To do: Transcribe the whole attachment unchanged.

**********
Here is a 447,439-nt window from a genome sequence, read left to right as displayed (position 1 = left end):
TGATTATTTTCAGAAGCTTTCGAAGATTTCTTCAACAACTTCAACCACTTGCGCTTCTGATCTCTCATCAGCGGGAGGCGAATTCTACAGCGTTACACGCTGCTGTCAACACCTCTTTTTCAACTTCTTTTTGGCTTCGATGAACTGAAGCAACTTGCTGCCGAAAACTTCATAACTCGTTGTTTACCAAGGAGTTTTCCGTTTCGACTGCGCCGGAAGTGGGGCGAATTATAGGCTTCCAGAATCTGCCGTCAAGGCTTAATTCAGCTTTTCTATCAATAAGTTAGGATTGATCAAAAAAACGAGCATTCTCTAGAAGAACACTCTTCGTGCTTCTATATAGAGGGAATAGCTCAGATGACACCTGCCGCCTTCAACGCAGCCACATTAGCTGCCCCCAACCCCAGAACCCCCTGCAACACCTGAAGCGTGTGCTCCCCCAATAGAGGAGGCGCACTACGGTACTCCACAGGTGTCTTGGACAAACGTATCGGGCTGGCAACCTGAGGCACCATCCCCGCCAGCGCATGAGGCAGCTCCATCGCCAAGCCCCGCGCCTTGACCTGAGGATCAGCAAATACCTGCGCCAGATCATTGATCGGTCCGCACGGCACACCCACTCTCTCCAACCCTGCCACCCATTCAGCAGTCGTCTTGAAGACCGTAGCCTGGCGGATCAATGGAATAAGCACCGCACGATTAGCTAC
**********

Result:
Here is a 447,439-nt window from a genome sequence, read left to right as displayed (position 1 = left end):
TGATTATTTTCAGAAGCTTTCGAAGATTTCTTCAACAACTTCAACCACTTGCGCTTCTGATCTCTCATCAGCGGGAGGCGAATTCTACAGCGTTACACGCTGCTGTCAACACCTCTTTTTCAACTTCTTTTTGGCTTCGATGAACTGAAGCAACTTGCTGCCGAAAACTTCATAACTCGTTGTTTACCAAGGAGTTTTCCGTTTCGACTGCGCCGGAAGTGGGGCGAATTATAGGCTTCCAGAATCTGCCGTCAAGGCTTAATTCAGCTTTTCTATCAATAAGTTAGGATTGATCAAAAAAACGAGCATTCTCTAGAAGAACACTCTTCGTGCTTCTATATAGAGGGAATAGCTCAGATGACACCTGCCGCCTTCAACGCAGCCACATTAGCTGCCCCCAACCCCAGAACCCCCTGCAACACCTGAAGCGTGTGCTCCCCCAATAGAGGAGGCGCACTACGGTACTCCACAGGTGTCTTGGACAAACGTATCGGGCTGGCAACCTGAGGCACCATCCCCGCCAGCGCATGAGGCAGCTCCATCGCCAAGCCCCGCGCCTTGACCTGAGGATCAGCAAATACCTGCGCCAGATCATTGATCGGTCCGCACGGCACACCCACTCTCTCCAACCCTGCCACCCATTCAGCAGTCGTCTTGAAGACCGTAGCCTGGCGGATCAATGGAATAAGCACCGCACGATTAGCTAC